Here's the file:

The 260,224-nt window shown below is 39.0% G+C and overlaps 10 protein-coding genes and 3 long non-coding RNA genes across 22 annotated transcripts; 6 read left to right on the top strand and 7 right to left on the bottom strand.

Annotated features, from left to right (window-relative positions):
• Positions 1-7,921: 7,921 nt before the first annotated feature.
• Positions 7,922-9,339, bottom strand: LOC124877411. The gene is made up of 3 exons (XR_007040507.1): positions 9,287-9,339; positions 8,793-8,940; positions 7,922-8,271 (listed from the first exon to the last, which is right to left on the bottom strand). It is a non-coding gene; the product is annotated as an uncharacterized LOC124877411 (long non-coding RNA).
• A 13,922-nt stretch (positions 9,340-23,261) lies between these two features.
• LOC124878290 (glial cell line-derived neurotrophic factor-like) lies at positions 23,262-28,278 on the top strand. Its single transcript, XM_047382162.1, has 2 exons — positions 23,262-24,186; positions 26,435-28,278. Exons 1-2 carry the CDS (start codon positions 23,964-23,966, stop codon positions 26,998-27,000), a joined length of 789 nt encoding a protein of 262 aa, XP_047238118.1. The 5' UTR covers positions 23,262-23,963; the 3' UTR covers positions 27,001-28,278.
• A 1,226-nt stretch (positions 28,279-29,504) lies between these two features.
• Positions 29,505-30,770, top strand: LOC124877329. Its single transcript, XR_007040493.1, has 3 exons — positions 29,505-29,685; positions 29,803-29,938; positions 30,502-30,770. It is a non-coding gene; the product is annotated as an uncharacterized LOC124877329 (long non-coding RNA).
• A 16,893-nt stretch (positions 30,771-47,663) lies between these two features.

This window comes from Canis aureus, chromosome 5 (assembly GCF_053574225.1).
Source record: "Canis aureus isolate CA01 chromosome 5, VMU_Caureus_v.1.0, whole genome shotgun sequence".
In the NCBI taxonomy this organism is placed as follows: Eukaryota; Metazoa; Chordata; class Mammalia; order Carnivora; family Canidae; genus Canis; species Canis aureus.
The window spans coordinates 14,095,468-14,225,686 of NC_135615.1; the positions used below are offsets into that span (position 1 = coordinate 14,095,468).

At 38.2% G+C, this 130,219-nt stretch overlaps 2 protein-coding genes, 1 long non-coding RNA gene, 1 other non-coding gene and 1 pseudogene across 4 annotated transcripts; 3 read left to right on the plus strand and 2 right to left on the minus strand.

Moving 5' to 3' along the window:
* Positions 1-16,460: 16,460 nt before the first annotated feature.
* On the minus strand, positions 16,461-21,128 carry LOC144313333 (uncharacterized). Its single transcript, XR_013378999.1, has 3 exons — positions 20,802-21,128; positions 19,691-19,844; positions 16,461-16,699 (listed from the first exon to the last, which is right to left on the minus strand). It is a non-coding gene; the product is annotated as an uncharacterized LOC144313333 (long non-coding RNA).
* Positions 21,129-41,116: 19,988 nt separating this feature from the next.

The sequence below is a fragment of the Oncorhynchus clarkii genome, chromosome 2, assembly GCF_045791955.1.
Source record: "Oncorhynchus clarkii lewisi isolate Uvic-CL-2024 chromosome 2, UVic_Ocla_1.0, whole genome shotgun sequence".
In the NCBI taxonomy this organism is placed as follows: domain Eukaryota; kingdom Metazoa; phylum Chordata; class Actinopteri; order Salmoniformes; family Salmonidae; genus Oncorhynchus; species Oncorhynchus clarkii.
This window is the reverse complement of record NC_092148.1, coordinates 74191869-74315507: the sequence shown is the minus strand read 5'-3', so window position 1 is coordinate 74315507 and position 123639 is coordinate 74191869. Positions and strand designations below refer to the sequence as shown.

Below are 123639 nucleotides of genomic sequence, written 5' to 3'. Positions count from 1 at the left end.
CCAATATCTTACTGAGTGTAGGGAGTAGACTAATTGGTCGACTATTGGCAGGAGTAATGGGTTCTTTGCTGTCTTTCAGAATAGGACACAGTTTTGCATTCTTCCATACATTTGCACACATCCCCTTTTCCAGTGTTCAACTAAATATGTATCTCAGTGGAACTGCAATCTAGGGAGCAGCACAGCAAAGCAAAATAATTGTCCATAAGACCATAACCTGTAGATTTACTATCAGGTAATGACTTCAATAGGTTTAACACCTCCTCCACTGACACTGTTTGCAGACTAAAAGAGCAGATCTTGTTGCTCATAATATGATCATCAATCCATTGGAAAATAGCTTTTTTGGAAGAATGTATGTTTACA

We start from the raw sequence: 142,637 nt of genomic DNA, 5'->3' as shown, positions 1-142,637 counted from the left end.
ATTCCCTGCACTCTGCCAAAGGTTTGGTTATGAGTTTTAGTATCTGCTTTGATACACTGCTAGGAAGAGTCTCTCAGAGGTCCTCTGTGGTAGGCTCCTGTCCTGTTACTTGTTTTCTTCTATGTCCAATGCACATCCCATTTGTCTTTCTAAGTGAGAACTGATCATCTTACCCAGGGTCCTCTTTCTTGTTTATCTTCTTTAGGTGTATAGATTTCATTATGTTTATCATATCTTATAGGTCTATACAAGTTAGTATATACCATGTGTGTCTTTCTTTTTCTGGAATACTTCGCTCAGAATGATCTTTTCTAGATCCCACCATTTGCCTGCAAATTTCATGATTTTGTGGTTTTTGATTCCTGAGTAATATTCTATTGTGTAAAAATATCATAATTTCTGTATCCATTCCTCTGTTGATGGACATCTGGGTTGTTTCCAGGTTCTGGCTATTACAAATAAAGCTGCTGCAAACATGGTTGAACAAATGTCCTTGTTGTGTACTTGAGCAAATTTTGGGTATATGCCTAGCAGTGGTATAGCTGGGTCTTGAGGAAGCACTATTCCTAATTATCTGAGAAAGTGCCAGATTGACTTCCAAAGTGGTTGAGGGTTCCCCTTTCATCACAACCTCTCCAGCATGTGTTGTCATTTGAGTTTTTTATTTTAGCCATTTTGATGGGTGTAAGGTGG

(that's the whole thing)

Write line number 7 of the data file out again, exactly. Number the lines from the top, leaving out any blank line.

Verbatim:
• A 1,226-nt stretch (positions 28,279-29,504) lies between these two features.